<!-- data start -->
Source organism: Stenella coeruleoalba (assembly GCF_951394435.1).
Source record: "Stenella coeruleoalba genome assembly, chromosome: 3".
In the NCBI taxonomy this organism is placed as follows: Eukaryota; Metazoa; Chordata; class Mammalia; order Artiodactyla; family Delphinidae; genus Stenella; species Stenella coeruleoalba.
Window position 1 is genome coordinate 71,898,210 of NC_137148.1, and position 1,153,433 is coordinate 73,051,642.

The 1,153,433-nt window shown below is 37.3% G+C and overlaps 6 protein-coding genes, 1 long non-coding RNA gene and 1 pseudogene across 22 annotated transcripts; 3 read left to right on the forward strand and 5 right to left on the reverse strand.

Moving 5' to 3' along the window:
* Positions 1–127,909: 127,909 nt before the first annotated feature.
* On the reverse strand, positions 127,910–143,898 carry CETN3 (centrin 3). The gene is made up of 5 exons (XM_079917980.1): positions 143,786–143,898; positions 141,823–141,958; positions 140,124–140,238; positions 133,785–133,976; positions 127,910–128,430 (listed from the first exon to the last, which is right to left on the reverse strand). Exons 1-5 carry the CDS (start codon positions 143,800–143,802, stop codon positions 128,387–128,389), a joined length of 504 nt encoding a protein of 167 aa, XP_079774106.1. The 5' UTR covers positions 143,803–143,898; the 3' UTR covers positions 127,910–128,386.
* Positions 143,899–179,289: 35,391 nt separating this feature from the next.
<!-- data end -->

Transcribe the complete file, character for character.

Source organism: Stenella coeruleoalba (assembly GCF_951394435.1).
Source record: "Stenella coeruleoalba genome assembly, chromosome: 3".
In the NCBI taxonomy this organism is placed as follows: Eukaryota; Metazoa; Chordata; class Mammalia; order Artiodactyla; family Delphinidae; genus Stenella; species Stenella coeruleoalba.
Window position 1 is genome coordinate 71,898,210 of NC_137148.1, and position 1,153,433 is coordinate 73,051,642.

The 1,153,433-nt window shown below is 37.3% G+C and overlaps 6 protein-coding genes, 1 long non-coding RNA gene and 1 pseudogene across 22 annotated transcripts; 3 read left to right on the forward strand and 5 right to left on the reverse strand.

Moving 5' to 3' along the window:
* Positions 1–127,909: 127,909 nt before the first annotated feature.
* On the reverse strand, positions 127,910–143,898 carry CETN3 (centrin 3). The gene is made up of 5 exons (XM_079917980.1): positions 143,786–143,898; positions 141,823–141,958; positions 140,124–140,238; positions 133,785–133,976; positions 127,910–128,430 (listed from the first exon to the last, which is right to left on the reverse strand). Exons 1-5 carry the CDS (start codon positions 143,800–143,802, stop codon positions 128,387–128,389), a joined length of 504 nt encoding a protein of 167 aa, XP_079774106.1. The 5' UTR covers positions 143,803–143,898; the 3' UTR covers positions 127,910–128,386.
* Positions 143,899–179,289: 35,391 nt separating this feature from the next.